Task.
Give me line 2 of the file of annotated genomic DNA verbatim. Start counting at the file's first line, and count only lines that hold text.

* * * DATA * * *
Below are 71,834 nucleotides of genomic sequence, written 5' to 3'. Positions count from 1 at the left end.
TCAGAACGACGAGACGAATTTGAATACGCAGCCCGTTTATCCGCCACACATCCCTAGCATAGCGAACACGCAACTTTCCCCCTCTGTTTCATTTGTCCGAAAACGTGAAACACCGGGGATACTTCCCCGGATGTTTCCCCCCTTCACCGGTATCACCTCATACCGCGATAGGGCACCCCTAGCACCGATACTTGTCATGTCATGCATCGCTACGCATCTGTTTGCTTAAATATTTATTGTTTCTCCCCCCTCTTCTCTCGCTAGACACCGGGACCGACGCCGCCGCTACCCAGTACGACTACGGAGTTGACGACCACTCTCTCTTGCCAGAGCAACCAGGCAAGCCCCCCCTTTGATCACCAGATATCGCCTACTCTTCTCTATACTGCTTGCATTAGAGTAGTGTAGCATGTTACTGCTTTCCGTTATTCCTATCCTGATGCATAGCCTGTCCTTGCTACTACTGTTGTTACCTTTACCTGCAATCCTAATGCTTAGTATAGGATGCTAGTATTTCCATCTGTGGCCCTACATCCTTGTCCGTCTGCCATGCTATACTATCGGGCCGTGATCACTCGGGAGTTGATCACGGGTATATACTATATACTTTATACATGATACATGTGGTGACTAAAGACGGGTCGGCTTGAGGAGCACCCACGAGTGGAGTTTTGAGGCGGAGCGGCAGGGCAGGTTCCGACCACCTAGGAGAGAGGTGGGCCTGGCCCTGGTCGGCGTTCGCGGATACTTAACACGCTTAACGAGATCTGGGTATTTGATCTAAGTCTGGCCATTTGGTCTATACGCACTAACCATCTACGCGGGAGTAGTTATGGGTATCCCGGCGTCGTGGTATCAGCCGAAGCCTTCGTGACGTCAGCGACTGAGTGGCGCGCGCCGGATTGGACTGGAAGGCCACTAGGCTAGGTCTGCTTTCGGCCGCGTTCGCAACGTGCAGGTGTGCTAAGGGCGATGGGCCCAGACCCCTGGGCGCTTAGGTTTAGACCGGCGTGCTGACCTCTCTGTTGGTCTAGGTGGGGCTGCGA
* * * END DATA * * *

TCAGAACGACGAGACGAATTTGAATACGCAGCCCGTTTATCCGCCACACATCCCTAGCATAGCGAACACGCAACTTTCCCCCTCTGTTTCATTTGTCCGAAAACGTGAAACACCGGGGATACTTCCCCGGATGTTTCCCCCCTTCACCGGTATCACCTCATACCGCGATAGGGCACCCCTAGCACCGATACTTGTCATGTCATGCATCGCTACGCATCTGTTTGCTTAAATATTTATTGTTTCTCCCCCCTCTTCTCTCGCTAGACACCGGGACCGACGCCGCCGCTACCCAGTACGACTACGGAGTTGACGACCACTCTCTCTTGCCAGAGCAACCAGGCAAGCCCCCCCTTTGATCACCAGATATCGCCTACTCTTCTCTATACTGCTTGCATTAGAGTAGTGTAGCATGTTACTGCTTTCCGTTATTCCTATCCTGATGCATAGCCTGTCCTTGCTACTACTGTTGTTACCTTTACCTGCAATCCTAATGCTTAGTATAGGATGCTAGTATTTCCATCTGTGGCCCTACATCCTTGTCCGTCTGCCATGCTATACTATCGGGCCGTGATCACTCGGGAGTTGATCACGGGTATATACTATATACTTTATACATGATACATGTGGTGACTAAAGACGGGTCGGCTTGAGGAGCACCCACGAGTGGAGTTTTGAGGCGGAGCGGCAGGGCAGGTTCCGACCACCTAGGAGAGAGGTGGGCCTGGCCCTGGTCGGCGTTCGCGGATACTTAACACGCTTAACGAGATCTGGGTATTTGATCTAAGTCTGGCCATTTGGTCTATACGCACTAACCATCTACGCGGGAGTAGTTATGGGTATCCCGGCGTCGTGGTATCAGCCGAAGCCTTCGTGACGTCAGCGACTGAGTGGCGCGCGCCGGATTGGACTGGAAGGCCACTAGGCTAGGTCTGCTTTCGGCCGCGTTCGCAACGTGCAGGTGTGCTAAGGGCGATGGGCCCAGACCCCTGGGCGCTTAGGTTTAGACCGGCGTGCTGACCTCTCTGTTGGTCTAGGTGGGGCTGCGA